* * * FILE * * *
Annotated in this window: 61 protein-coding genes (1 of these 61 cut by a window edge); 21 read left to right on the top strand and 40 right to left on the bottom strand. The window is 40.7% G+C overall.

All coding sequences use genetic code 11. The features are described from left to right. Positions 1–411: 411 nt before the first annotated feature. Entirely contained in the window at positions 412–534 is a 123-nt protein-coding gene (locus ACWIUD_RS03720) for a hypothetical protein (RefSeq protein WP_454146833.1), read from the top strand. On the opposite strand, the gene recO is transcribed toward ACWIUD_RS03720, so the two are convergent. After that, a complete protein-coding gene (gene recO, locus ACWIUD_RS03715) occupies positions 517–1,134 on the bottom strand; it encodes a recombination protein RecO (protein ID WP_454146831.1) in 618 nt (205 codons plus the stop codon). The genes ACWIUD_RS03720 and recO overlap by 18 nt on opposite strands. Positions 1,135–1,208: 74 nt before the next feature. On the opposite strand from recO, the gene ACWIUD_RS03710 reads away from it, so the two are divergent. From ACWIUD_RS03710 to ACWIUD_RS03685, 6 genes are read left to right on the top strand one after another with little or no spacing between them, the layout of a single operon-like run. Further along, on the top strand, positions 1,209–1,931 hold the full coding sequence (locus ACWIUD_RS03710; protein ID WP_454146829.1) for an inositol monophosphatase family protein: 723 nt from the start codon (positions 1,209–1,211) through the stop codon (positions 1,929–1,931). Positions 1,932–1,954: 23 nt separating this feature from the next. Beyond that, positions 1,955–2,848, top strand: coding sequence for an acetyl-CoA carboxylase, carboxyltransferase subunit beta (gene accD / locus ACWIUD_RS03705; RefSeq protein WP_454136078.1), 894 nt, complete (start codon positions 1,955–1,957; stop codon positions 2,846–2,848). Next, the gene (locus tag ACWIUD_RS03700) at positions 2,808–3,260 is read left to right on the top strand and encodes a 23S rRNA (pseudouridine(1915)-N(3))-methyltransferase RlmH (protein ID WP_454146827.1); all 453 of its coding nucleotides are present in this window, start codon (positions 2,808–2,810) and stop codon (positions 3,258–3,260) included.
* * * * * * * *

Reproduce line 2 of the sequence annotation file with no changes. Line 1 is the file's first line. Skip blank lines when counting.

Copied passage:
All coding sequences use genetic code 11. The features are described from left to right. Positions 1–411: 411 nt before the first annotated feature. Entirely contained in the window at positions 412–534 is a 123-nt protein-coding gene (locus ACWIUD_RS03720) for a hypothetical protein (RefSeq protein WP_454146833.1), read from the top strand. On the opposite strand, the gene recO is transcribed toward ACWIUD_RS03720, so the two are convergent. After that, a complete protein-coding gene (gene recO, locus ACWIUD_RS03715) occupies positions 517–1,134 on the bottom strand; it encodes a recombination protein RecO (protein ID WP_454146831.1) in 618 nt (205 codons plus the stop codon). The genes ACWIUD_RS03720 and recO overlap by 18 nt on opposite strands. Positions 1,135–1,208: 74 nt before the next feature. On the opposite strand from recO, the gene ACWIUD_RS03710 reads away from it, so the two are divergent. From ACWIUD_RS03710 to ACWIUD_RS03685, 6 genes are read left to right on the top strand one after another with little or no spacing between them, the layout of a single operon-like run. Further along, on the top strand, positions 1,209–1,931 hold the full coding sequence (locus ACWIUD_RS03710; protein ID WP_454146829.1) for an inositol monophosphatase family protein: 723 nt from the start codon (positions 1,209–1,211) through the stop codon (positions 1,929–1,931). Positions 1,932–1,954: 23 nt separating this feature from the next. Beyond that, positions 1,955–2,848, top strand: coding sequence for an acetyl-CoA carboxylase, carboxyltransferase subunit beta (gene accD / locus ACWIUD_RS03705; RefSeq protein WP_454136078.1), 894 nt, complete (start codon positions 1,955–1,957; stop codon positions 2,846–2,848). Next, the gene (locus tag ACWIUD_RS03700) at positions 2,808–3,260 is read left to right on the top strand and encodes a 23S rRNA (pseudouridine(1915)-N(3))-methyltransferase RlmH (protein ID WP_454146827.1); all 453 of its coding nucleotides are present in this window, start codon (positions 2,808–2,810) and stop codon (positions 3,258–3,260) included.